Confession: I follow Chris Brogan. I listen to what he has to say, and often interact with his followers. Last year, though, Chris got on a health kick, and I started getting, well, bored… You see, Chris is a great business coach, and he speaks at many key events. He’s got the experience the big guys are after, and the little guys can’t afford as a one-on-one. But he shares – a lot. I don’t always agree with what he says, but he garners a great deal of respect from me.
Then he started writing about weight loss and getting in shape. And I wanted to reach out and give him a slap. Because, honestly, if I wanted training on getting in shape, I’d be following blogs and visiting the sites of fitness mentors. I thought Chris’ latest topics were ridiculous because they had nothing to do with the content I expected to read from him. Then it struck me… I followed Chris because of the unexpected.
Face it, there are thousands of professionals out there who can tell me what the textbook told them. I’ve neither the time nor desire to have someone translate coursework for me. I’m book smart.
I had been eyeing the Fitbit Flex for some time – my family got me one for Christmas. And it all just clicked. Within three days I was hitting a 10,000 daily step goal. Within a few weeks I was joining challenges. Soon after I was hosting month-long challenges via Matchup. I started eating better (still plenty of the same stuff, just in more balanced portions), and I really did look forward to my daily walks. I suffer from severe allergies and a few other things, and the simple act of walking has helped me better deal with the symptoms. I sleep better, and my dog is happier because she gets to participate on a more regular basis.
I remember all those exercise shows in the ’80s. Many of them were just glorified “walking in place” activities. It just never sunk in, but now I know. The basic act of daily walking can help you lose weight, experience symptom relief, sleep better and be more productive. For me, it’s not about working longer hours, but rather getting more done in the same amount of time. I’ve lost several pounds (I’m a woman, don’t ask me how much), so I also move around more easily.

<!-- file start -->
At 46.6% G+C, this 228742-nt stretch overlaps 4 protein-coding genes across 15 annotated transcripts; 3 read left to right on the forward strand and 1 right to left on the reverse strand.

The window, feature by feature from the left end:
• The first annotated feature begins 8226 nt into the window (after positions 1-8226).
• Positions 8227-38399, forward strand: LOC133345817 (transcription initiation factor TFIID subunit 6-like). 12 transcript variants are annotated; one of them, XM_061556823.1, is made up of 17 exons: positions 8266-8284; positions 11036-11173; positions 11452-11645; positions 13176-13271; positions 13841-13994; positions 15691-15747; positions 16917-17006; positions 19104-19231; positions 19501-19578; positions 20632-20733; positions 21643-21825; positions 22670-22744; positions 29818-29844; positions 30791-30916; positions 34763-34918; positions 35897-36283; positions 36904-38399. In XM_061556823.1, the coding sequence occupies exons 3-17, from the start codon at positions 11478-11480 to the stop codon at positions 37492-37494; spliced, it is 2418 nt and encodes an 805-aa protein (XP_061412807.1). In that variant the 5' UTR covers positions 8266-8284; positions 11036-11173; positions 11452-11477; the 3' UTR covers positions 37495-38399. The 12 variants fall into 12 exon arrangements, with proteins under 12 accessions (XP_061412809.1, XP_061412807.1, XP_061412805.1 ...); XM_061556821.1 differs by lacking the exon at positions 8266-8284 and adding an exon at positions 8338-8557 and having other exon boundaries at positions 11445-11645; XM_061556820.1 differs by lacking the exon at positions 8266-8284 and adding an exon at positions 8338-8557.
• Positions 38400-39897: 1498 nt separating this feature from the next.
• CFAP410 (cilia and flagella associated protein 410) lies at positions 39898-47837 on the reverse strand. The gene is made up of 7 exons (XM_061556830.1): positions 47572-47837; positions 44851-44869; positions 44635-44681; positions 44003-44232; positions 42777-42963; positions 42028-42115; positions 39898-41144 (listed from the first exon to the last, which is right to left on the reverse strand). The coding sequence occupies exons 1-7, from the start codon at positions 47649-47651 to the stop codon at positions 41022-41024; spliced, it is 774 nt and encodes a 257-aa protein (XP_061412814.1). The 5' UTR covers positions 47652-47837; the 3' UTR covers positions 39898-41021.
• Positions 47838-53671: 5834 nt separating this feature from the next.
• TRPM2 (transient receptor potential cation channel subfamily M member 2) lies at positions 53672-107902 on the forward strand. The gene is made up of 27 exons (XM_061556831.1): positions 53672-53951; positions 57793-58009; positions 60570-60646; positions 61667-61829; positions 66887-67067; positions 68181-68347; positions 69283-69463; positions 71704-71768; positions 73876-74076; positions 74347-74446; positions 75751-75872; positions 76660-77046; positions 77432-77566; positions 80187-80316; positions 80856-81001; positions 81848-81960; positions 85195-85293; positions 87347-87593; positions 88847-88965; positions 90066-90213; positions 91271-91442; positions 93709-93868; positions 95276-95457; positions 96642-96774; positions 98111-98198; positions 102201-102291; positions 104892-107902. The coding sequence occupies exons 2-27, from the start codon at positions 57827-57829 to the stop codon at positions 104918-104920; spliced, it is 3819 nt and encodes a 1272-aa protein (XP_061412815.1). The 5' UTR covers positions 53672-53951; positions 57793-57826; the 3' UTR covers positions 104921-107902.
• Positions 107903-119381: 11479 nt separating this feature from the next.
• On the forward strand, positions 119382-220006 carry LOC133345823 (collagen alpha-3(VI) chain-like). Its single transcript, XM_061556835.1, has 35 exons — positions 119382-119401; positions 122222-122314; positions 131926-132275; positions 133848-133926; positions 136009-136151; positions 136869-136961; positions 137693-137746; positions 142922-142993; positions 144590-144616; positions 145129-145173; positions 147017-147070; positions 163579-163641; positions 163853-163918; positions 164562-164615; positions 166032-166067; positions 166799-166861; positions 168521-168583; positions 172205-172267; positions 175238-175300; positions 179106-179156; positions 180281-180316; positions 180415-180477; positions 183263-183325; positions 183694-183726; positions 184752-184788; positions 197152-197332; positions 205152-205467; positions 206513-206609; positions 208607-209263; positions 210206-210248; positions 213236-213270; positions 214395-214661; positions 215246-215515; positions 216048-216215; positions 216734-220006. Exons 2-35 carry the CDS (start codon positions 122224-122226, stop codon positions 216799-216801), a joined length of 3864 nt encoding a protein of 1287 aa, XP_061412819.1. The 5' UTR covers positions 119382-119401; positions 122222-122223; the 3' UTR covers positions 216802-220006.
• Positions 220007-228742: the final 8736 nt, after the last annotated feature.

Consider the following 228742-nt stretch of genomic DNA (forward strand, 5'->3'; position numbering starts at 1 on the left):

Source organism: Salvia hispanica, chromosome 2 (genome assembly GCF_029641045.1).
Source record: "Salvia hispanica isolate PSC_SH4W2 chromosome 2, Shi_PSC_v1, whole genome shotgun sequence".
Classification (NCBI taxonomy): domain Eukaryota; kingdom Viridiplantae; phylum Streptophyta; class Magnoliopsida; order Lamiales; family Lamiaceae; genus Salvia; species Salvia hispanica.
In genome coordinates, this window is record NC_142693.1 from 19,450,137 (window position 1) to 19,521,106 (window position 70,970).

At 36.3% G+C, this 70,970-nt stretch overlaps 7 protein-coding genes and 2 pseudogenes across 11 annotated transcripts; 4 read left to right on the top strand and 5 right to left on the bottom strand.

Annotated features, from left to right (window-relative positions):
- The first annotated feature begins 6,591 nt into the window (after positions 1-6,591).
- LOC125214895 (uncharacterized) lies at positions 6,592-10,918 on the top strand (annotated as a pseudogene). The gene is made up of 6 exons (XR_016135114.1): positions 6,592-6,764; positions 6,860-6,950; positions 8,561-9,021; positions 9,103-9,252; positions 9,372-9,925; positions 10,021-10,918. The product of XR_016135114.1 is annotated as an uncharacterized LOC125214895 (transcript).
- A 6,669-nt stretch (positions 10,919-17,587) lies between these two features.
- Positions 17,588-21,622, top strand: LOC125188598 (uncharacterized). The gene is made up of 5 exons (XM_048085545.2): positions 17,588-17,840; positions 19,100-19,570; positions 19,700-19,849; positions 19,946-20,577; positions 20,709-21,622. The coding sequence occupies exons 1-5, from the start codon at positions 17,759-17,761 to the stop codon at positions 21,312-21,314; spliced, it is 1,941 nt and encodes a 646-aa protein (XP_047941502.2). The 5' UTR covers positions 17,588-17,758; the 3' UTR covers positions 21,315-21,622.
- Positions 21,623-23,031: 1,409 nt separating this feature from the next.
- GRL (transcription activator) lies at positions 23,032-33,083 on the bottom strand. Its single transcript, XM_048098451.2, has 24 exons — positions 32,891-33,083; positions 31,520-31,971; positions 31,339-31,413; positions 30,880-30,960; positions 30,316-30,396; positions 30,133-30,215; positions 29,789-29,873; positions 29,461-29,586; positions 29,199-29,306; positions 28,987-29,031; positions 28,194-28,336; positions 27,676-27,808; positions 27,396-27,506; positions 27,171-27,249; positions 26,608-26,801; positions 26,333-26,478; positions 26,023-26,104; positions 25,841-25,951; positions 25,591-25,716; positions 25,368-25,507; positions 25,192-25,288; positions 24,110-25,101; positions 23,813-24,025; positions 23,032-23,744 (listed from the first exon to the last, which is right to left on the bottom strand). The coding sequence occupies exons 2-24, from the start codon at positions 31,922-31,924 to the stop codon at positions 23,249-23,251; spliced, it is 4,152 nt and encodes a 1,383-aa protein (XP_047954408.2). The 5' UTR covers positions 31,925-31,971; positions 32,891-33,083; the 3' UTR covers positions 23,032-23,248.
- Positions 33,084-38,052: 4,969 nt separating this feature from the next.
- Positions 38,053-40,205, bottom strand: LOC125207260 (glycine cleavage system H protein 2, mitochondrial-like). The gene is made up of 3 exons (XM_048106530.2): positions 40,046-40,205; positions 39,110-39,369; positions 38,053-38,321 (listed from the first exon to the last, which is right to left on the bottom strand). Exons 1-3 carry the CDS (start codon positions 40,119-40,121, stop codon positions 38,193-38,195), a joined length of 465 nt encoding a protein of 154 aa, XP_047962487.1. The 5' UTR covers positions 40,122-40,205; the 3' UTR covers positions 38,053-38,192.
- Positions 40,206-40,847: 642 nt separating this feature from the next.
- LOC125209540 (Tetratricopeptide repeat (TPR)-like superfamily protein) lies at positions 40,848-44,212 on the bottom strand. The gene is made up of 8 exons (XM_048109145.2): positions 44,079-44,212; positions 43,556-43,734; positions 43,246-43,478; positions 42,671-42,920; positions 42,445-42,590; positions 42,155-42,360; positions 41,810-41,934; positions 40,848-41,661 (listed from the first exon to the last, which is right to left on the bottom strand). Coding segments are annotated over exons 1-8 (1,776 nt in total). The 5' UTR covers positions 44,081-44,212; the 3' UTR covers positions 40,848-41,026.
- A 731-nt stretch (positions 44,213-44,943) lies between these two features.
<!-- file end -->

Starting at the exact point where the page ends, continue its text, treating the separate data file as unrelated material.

Embracing the Fitbit also encouraged me to dust off the Wii Balance Board and use my feet to cycle across islands and fly to land on targets. I don’t trust my “Wii Fit Age”, but it still feels good when I’m told it’s 15+ years less than my actual 45.
Using an activity tracker is more than just counting steps. Being conscious of what you’re doing to and with your body goes a long way toward finally finding the right balance. Fact: I don’t diet. I still enjoy all the little things, including a few beers on nights out. I simply focus on maintaining the right “out” vs what I take in.
There are plenty of trackers out there – some are very basic, while others are designed for fitness junkies. I chose the Fitbit because of its ease of use and open API, which allows third-party apps and services to connect (for example, I use MyFitnessPal to log what I eat because of its extensive database). I opted for the Flex because I’d never remember to clip on a unit in the mornings, and didn’t want a bulky device. There are also thousands of wristbands, lanyards and other “holders”, which means I can mask the tracker to match whatever mood I’m in or attire I’m wearing.
Fitbit now also allows you to connect more than one tracker to your account, so I can opt to wear a clip on for activities that will be read better “from the hips” rather than the wrist.
I waited four months to write about the Flex. I wanted to make sure I was going to stick with it before encouraging others to take this simple step to increase productivity and overall healthy living. I didn’t want to write about something that I may be prone to give up not long after my story posted.
They say the most successful business folk sleep more and take more personal time. I still get urgent calls after hours, and sometimes am woken up due to a website emergency, but getting back to that desired place is now much, much easier.
So, Chris was right. We should all stop making excuses and start living the life we deserve. Being conscious of my habits and getting the blood flowing every day is helping me do that, and more.